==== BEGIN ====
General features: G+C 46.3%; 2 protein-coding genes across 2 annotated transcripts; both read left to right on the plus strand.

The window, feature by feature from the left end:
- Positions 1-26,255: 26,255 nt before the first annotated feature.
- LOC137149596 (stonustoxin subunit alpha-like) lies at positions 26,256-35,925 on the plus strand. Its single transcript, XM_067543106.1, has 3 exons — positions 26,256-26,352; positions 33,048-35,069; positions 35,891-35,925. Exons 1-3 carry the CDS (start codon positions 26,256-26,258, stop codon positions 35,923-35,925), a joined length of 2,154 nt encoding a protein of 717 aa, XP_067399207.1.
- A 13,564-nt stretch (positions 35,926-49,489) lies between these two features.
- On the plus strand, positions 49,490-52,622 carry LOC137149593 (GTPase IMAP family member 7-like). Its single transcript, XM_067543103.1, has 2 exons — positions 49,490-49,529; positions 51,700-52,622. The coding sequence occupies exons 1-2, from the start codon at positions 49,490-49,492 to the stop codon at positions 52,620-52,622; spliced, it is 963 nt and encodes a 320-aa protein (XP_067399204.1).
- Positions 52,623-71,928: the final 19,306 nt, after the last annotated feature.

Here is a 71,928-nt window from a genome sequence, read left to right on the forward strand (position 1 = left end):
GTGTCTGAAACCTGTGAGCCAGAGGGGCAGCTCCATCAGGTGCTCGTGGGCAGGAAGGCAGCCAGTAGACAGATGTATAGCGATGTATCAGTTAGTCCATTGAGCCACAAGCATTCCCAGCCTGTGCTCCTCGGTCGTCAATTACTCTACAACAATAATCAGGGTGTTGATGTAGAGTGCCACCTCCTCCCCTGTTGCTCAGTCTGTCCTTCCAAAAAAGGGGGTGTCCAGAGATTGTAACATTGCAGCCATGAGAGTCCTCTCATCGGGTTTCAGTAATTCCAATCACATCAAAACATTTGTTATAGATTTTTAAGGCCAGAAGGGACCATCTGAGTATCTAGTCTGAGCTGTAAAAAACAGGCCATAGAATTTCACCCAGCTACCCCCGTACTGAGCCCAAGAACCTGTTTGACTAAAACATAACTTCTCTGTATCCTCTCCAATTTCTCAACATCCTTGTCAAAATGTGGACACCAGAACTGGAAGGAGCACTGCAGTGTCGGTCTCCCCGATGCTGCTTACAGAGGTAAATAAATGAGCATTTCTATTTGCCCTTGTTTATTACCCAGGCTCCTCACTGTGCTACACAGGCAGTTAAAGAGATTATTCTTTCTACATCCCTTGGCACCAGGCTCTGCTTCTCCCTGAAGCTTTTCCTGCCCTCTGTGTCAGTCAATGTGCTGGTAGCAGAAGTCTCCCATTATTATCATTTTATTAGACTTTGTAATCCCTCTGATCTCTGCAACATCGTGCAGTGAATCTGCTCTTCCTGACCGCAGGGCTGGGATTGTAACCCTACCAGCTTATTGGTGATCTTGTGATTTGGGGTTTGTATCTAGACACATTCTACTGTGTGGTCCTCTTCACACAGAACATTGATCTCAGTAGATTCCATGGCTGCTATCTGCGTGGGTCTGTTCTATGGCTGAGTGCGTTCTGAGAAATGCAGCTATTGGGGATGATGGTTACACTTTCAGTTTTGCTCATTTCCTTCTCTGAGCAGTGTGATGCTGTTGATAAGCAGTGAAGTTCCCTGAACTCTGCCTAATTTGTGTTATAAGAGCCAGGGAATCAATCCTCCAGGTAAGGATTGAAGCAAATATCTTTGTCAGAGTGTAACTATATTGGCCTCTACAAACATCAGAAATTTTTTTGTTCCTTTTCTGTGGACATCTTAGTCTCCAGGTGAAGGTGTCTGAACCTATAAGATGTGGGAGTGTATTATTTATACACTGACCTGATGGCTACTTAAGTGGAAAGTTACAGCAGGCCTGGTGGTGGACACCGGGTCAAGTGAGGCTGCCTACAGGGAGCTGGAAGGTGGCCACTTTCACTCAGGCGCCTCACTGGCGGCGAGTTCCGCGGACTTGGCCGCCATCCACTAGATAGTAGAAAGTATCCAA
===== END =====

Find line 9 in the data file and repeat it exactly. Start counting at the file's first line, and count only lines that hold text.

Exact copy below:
GTGTCTGAAACCTGTGAGCCAGAGGGGCAGCTCCATCAGGTGCTCGTGGGCAGGAAGGCAGCCAGTAGACAGATGTATAGCGATGTATCAGTTAGTCCATTGAGCCACAAGCATTCCCAGCCTGTGCTCCTCGGTCGTCAATTACTCTACAACAATAATCAGGGTGTTGATGTAGAGTGCCACCTCCTCCCCTGTTGCTCAGTCTGTCCTTCCAAAAAAGGGGGTGTCCAGAGATTGTAACATTGCAGCCATGAGAGTCCTCTCATCGGGTTTCAGTAATTCCAATCACATCAAAACATTTGTTATAGATTTTTAAGGCCAGAAGGGACCATCTGAGTATCTAGTCTGAGCTGTAAAAAACAGGCCATAGAATTTCACCCAGCTACCCCCGTACTGAGCCCAAGAACCTGTTTGACTAAAACATAACTTCTCTGTATCCTCTCCAATTTCTCAACATCCTTGTCAAAATGTGGACACCAGAACTGGAAGGAGCACTGCAGTGTCGGTCTCCCCGATGCTGCTTACAGAGGTAAATAAATGAGCATTTCTATTTGCCCTTGTTTATTACCCAGGCTCCTCACTGTGCTACACAGGCAGTTAAAGAGATTATTCTTTCTACATCCCTTGGCACCAGGCTCTGCTTCTCCCTGAAGCTTTTCCTGCCCTCTGTGTCAGTCAATGTGCTGGTAGCAGAAGTCTCCCATTATTATCATTTTATTAGACTTTGTAATCCCTCTGATCTCTGCAACATCGTGCAGTGAATCTGCTCTTCCTGACCGCAGGGCTGGGATTGTAACCCTACCAGCTTATTGGTGATCTTGTGATTTGGGGTTTGTATCTAGACACATTCTACTGTGTGGTCCTCTTCACACAGAACATTGATCTCAGTAGATTCCATGGCTGCTATCTGCGTGGGTCTGTTCTATGGCTGAGTGCGTTCTGAGAAATGCAGCTATTGGGGATGATGGTTACACTTTCAGTTTTGCTCATTTCCTTCTCTGAGCAGTGTGATGCTGTTGATAAGCAGTGAAGTTCCCTGAACTCTGCCTAATTTGTGTTATAAGAGCCAGGGAATCAATCCTCCAGGTAAGGATTGAAGCAAATATCTTTGTCAGAGTGTAACTATATTGGCCTCTACAAACATCAGAAATTTTTTTGTTCCTTTTCTGTGGACATCTTAGTCTCCAGGTGAAGGTGTCTGAACCTATAAGATGTGGGAGTGTATTATTTATACACTGACCTGATGGCTACTTAAGTGGAAAGTTACAGCAGGCCTGGTGGTGGACACCGGGTCAAGTGAGGCTGCCTACAGGGAGCTGGAAGGTGGCCACTTTCACTCAGGCGCCTCACTGGCGGCGAGTTCCGCGGACTTGGCCGCCATCCACTAGATAGTAGAAAGTATCCAA